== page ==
Thanks to Nigel for inspiring this blog.
If follows-on from yesterday’s about postural hypotension.
I don’t think, in fact, I am almost certain, no patient has ever asked me this specific question, although it is a thing. It is a condition that is tricky to manage and I suspect, one which is becoming more common, although I am not sure why.
Postural hypotension is the opposite of the normal (doctors say physiological) response to changing posture.
Imagine a sucky-straw.
You suck a little and the juice stays at the bottom, you apply more pressure (actually negative pressure) and the juice rises-up, eventually to your mouth. Not enough pressure (or suck) and you don’t get your drink.
Most patients get-it when I explain what is happening although some take a little longer to understand.
All that is fine when your baseline blood-pressure is OK. You only have to worry about the ‘drop’ – what about the situation when you have high blood-pressure (hypertension) and it then drops?
Here is an example:
Norma is a 79 year old woman. A retired post-mistress.
Her sitting blood pressure is 180/90.
When Norma stands, her blood pressure drops to 100/60.
She feels awful and has to sit down again and very gradually rise. If she doesn’t, if she remains standing she passes out. This has happened twice. On one occasion she bumped her head and required eight stitched in A&E.
Norma is prescribed 10mg of Amlodipine. This is a blood pressure lowering drug called a calcium-antagonist.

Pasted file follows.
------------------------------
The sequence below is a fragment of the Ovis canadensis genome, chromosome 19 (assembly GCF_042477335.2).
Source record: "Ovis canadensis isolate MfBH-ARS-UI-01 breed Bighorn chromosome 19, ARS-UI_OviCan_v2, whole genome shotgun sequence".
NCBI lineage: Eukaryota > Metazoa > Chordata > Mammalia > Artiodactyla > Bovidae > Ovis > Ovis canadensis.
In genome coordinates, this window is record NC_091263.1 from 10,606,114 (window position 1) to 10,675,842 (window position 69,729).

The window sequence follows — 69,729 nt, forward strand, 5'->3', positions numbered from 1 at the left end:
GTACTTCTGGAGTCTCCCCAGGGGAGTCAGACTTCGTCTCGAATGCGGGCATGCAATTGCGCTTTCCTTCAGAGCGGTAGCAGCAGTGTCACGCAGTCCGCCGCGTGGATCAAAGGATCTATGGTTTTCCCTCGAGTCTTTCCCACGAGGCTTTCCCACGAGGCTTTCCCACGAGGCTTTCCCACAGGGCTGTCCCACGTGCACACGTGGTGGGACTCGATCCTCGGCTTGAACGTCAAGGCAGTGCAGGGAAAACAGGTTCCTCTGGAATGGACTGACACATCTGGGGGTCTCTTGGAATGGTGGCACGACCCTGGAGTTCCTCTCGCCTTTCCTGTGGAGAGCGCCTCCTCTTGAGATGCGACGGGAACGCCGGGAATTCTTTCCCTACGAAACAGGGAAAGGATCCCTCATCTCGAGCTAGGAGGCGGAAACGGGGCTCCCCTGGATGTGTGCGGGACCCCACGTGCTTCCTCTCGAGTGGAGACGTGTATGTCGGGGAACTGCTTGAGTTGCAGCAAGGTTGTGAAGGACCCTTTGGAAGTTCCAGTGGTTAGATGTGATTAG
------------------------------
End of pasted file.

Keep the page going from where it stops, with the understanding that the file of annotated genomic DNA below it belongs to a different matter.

These are your choices:
- You could ask Norma to reduce the Amlodipine to 5mg, although as her baseline blood pressure is 180/90, it is likely to rise further although the drop might be less.
- You could ask Norma to take her Amlodipine at bed-time when the effects of the drugs will be most pronounced when she is asleep (although she gets-up in the night several times to help her husband, Albert, 85 who has dementia) and, most people would agree, falling at night is just as bad if not worse than falling during the day.
- You could explain to Norma that although her blood pressure is high, the condition that is causing her most upset, that is most interfering with her quality of life, is the drop in blood pressure. You could look in more detail into her blood pressure and determine whether the 180/90 is accurate or spurious (used to call this white-coat hypertension) (nowadays we ask people to home-blood pressure monitor to avoid this).
You agree on the last option.
Norma’s home blood pressure average over seven days is 175/80. Still too high. She still has the ‘postural drop’.
As the doctor there are some options available and I won’t go into the various medicines that can be tried, you could use a different blood pressure lower agent to see if that causes Norma’s blood pressure to fall less precipitously (all these medicines work in different ways).
After lots of trial and error you agree for Norma to stop her Amlodipine.
She monitors her blood pressure.
It remains at 175/80. The drop in her blood pressure is however much less, when she stands it falls to 160/70. Still low, but she doesn’t feel like she is going to pass-out. She feels this is tolerable.